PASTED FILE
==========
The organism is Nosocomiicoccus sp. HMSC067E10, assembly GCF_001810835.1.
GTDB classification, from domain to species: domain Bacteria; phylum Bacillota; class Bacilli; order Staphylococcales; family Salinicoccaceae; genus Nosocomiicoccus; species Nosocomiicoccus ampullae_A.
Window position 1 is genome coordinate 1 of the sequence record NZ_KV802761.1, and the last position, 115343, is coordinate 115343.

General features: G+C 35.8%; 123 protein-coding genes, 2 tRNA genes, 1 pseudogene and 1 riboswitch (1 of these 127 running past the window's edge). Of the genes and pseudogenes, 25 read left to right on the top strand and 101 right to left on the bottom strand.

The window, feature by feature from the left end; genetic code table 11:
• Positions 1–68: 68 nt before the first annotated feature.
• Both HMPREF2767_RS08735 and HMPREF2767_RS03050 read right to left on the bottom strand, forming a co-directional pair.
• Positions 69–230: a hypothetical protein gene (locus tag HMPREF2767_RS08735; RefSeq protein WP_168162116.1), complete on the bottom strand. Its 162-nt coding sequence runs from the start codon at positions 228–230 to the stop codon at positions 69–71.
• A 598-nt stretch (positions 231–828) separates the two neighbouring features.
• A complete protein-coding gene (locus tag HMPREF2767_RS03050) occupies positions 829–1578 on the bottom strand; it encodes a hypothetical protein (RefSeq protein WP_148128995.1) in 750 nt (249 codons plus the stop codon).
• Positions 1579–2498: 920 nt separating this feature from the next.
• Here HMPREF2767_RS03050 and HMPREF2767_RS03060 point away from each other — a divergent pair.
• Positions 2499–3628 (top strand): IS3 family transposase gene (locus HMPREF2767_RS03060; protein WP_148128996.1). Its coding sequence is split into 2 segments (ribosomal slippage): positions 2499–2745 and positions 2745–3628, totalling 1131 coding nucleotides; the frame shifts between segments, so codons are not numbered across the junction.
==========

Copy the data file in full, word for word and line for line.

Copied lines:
The organism is Nosocomiicoccus sp. HMSC067E10, assembly GCF_001810835.1.
GTDB classification, from domain to species: domain Bacteria; phylum Bacillota; class Bacilli; order Staphylococcales; family Salinicoccaceae; genus Nosocomiicoccus; species Nosocomiicoccus ampullae_A.
Window position 1 is genome coordinate 1 of the sequence record NZ_KV802761.1, and the last position, 115343, is coordinate 115343.

General features: G+C 35.8%; 123 protein-coding genes, 2 tRNA genes, 1 pseudogene and 1 riboswitch (1 of these 127 running past the window's edge). Of the genes and pseudogenes, 25 read left to right on the top strand and 101 right to left on the bottom strand.

The window, feature by feature from the left end; genetic code table 11:
• Positions 1–68: 68 nt before the first annotated feature.
• Both HMPREF2767_RS08735 and HMPREF2767_RS03050 read right to left on the bottom strand, forming a co-directional pair.
• Positions 69–230: a hypothetical protein gene (locus tag HMPREF2767_RS08735; RefSeq protein WP_168162116.1), complete on the bottom strand. Its 162-nt coding sequence runs from the start codon at positions 228–230 to the stop codon at positions 69–71.
• A 598-nt stretch (positions 231–828) separates the two neighbouring features.
• A complete protein-coding gene (locus tag HMPREF2767_RS03050) occupies positions 829–1578 on the bottom strand; it encodes a hypothetical protein (RefSeq protein WP_148128995.1) in 750 nt (249 codons plus the stop codon).
• Positions 1579–2498: 920 nt separating this feature from the next.
• Here HMPREF2767_RS03050 and HMPREF2767_RS03060 point away from each other — a divergent pair.
• Positions 2499–3628 (top strand): IS3 family transposase gene (locus HMPREF2767_RS03060; protein WP_148128996.1). Its coding sequence is split into 2 segments (ribosomal slippage): positions 2499–2745 and positions 2745–3628, totalling 1131 coding nucleotides; the frame shifts between segments, so codons are not numbered across the junction.